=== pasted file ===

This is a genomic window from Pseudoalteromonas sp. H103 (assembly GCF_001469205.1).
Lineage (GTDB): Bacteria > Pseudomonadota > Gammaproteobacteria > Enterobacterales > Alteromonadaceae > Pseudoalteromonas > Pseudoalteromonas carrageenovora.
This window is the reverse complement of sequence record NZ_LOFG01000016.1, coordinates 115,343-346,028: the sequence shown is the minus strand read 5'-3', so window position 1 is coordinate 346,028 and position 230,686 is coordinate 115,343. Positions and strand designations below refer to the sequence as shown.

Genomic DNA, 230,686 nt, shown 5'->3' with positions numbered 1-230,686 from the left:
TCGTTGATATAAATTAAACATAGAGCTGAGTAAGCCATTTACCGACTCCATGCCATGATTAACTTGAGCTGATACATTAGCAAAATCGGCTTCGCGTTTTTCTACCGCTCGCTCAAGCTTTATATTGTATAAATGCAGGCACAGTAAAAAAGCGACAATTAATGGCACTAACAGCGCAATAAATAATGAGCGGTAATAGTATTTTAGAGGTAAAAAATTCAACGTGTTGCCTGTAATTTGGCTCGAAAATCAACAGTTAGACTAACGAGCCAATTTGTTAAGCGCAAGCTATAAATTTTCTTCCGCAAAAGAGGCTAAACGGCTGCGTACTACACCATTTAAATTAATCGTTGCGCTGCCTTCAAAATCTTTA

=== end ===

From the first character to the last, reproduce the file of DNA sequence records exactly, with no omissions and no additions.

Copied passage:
This is a genomic window from Pseudoalteromonas sp. H103 (assembly GCF_001469205.1).
Lineage (GTDB): Bacteria > Pseudomonadota > Gammaproteobacteria > Enterobacterales > Alteromonadaceae > Pseudoalteromonas > Pseudoalteromonas carrageenovora.
This window is the reverse complement of sequence record NZ_LOFG01000016.1, coordinates 115,343-346,028: the sequence shown is the minus strand read 5'-3', so window position 1 is coordinate 346,028 and position 230,686 is coordinate 115,343. Positions and strand designations below refer to the sequence as shown.

Genomic DNA, 230,686 nt, shown 5'->3' with positions numbered 1-230,686 from the left:
TCGTTGATATAAATTAAACATAGAGCTGAGTAAGCCATTTACCGACTCCATGCCATGATTAACTTGAGCTGATACATTAGCAAAATCGGCTTCGCGTTTTTCTACCGCTCGCTCAAGCTTTATATTGTATAAATGCAGGCACAGTAAAAAAGCGACAATTAATGGCACTAACAGCGCAATAAATAATGAGCGGTAATAGTATTTTAGAGGTAAAAAATTCAACGTGTTGCCTGTAATTTGGCTCGAAAATCAACAGTTAGACTAACGAGCCAATTTGTTAAGCGCAAGCTATAAATTTTCTTCCGCAAAAGAGGCTAAACGGCTGCGTACTACACCATTTAAATTAATCGTTGCGCTGCCTTCAAAATCTTTA